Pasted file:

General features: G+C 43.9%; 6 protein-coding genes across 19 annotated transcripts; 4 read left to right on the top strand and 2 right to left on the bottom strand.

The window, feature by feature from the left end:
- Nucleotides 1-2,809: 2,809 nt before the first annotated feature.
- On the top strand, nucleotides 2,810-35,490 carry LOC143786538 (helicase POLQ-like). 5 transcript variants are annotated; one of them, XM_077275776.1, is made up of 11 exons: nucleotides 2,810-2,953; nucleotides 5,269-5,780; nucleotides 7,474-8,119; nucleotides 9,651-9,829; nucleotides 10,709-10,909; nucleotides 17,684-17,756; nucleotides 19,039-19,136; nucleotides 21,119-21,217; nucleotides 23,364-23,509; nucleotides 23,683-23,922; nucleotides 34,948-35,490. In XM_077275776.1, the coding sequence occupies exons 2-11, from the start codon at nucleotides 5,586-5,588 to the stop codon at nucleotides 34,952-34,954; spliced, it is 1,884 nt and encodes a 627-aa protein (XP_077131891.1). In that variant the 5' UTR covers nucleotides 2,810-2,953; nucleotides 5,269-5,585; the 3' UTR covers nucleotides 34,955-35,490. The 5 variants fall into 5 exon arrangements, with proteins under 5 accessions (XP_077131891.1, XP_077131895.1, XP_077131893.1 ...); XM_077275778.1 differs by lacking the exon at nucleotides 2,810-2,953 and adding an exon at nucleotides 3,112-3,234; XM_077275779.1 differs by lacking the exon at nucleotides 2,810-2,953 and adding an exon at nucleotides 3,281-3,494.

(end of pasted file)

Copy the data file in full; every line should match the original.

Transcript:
General features: G+C 43.9%; 6 protein-coding genes across 19 annotated transcripts; 4 read left to right on the top strand and 2 right to left on the bottom strand.

The window, feature by feature from the left end:
- Nucleotides 1-2,809: 2,809 nt before the first annotated feature.
- On the top strand, nucleotides 2,810-35,490 carry LOC143786538 (helicase POLQ-like). 5 transcript variants are annotated; one of them, XM_077275776.1, is made up of 11 exons: nucleotides 2,810-2,953; nucleotides 5,269-5,780; nucleotides 7,474-8,119; nucleotides 9,651-9,829; nucleotides 10,709-10,909; nucleotides 17,684-17,756; nucleotides 19,039-19,136; nucleotides 21,119-21,217; nucleotides 23,364-23,509; nucleotides 23,683-23,922; nucleotides 34,948-35,490. In XM_077275776.1, the coding sequence occupies exons 2-11, from the start codon at nucleotides 5,586-5,588 to the stop codon at nucleotides 34,952-34,954; spliced, it is 1,884 nt and encodes a 627-aa protein (XP_077131891.1). In that variant the 5' UTR covers nucleotides 2,810-2,953; nucleotides 5,269-5,585; the 3' UTR covers nucleotides 34,955-35,490. The 5 variants fall into 5 exon arrangements, with proteins under 5 accessions (XP_077131891.1, XP_077131895.1, XP_077131893.1 ...); XM_077275778.1 differs by lacking the exon at nucleotides 2,810-2,953 and adding an exon at nucleotides 3,112-3,234; XM_077275779.1 differs by lacking the exon at nucleotides 2,810-2,953 and adding an exon at nucleotides 3,281-3,494.